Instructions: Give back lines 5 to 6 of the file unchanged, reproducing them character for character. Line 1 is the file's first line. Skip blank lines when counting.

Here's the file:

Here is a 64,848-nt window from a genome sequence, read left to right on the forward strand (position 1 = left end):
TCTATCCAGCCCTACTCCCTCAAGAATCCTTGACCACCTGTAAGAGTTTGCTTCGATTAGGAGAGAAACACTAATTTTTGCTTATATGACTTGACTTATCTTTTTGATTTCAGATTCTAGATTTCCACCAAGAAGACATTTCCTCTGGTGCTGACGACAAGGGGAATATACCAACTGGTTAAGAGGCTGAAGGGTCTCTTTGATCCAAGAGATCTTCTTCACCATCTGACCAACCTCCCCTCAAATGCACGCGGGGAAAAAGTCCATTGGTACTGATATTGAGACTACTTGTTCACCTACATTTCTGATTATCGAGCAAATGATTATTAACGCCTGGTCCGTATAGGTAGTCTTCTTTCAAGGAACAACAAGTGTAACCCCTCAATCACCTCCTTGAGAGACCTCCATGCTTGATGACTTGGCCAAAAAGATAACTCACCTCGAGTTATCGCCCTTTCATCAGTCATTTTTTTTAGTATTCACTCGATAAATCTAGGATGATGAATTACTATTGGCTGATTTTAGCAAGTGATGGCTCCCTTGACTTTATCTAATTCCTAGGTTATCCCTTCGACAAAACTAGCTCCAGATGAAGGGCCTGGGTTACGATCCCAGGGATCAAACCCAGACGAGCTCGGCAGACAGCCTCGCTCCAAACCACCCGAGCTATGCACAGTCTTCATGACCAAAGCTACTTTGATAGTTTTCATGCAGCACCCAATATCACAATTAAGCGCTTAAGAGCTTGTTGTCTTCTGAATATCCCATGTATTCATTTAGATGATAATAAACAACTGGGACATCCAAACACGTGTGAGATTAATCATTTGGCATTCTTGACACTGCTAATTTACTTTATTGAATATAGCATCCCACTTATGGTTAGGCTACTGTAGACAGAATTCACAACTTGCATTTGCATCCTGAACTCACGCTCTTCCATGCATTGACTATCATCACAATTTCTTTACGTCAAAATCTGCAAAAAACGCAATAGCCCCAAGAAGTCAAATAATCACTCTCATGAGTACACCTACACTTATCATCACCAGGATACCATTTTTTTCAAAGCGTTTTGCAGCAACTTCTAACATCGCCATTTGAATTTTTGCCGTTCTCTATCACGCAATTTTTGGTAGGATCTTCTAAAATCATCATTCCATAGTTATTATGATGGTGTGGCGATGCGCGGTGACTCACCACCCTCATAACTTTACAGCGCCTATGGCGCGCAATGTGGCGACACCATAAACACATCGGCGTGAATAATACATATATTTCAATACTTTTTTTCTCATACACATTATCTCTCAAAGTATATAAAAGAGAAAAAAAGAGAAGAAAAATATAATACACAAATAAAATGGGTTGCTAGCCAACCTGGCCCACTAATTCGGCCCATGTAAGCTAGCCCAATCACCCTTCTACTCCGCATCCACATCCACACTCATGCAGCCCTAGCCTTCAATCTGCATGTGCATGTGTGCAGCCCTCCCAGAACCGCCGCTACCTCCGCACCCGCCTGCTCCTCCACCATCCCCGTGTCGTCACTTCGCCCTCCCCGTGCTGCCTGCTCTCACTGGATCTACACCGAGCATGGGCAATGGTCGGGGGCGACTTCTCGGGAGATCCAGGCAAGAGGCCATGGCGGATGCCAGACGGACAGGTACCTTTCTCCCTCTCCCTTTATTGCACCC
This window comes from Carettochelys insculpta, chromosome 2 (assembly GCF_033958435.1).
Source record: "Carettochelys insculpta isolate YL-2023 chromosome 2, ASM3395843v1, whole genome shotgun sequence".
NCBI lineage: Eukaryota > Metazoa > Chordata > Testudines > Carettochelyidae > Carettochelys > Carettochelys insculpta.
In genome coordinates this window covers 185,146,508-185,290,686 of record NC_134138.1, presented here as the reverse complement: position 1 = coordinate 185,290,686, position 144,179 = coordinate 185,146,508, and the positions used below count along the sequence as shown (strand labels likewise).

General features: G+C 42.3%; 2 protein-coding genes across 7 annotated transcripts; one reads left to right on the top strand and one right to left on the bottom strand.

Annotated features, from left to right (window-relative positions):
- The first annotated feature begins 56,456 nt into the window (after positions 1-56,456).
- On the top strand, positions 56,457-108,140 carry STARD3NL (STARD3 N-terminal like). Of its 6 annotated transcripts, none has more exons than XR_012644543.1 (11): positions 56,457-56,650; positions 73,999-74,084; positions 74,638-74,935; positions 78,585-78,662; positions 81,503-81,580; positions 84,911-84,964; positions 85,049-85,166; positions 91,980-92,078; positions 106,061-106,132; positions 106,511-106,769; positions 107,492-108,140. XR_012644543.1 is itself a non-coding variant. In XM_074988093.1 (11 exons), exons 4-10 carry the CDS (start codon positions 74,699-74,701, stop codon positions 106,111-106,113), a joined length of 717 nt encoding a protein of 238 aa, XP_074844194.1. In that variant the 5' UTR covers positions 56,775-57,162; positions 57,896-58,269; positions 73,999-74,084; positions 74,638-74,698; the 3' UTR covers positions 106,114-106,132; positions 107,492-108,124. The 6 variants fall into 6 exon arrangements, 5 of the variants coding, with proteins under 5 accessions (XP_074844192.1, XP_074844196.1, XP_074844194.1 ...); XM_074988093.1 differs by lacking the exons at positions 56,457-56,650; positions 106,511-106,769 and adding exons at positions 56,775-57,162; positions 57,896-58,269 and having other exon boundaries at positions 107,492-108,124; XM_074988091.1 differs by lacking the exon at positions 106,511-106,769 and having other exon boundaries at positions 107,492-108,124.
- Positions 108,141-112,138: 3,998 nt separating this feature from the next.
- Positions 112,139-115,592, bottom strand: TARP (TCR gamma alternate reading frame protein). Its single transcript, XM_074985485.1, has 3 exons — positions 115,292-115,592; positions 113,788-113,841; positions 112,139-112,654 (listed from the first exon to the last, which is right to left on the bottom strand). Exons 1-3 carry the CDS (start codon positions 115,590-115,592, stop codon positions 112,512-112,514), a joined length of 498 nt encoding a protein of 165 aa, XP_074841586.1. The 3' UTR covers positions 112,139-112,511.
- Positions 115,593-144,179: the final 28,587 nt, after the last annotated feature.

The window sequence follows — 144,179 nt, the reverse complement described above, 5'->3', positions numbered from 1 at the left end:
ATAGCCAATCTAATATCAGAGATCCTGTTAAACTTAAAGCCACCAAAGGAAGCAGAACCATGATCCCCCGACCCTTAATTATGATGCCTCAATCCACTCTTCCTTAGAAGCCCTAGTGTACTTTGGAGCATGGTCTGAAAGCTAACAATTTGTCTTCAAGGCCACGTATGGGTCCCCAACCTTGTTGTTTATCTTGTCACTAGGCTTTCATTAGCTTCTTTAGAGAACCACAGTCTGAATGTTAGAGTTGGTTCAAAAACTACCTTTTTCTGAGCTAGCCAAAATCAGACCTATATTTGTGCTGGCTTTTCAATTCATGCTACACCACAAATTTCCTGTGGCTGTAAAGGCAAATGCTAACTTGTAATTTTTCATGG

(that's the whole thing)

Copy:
NCBI lineage: Eukaryota > Metazoa > Chordata > Testudines > Carettochelyidae > Carettochelys > Carettochelys insculpta.
In genome coordinates this window covers 185,146,508-185,290,686 of record NC_134138.1, presented here as the reverse complement: position 1 = coordinate 185,290,686, position 144,179 = coordinate 185,146,508, and the positions used below count along the sequence as shown (strand labels likewise).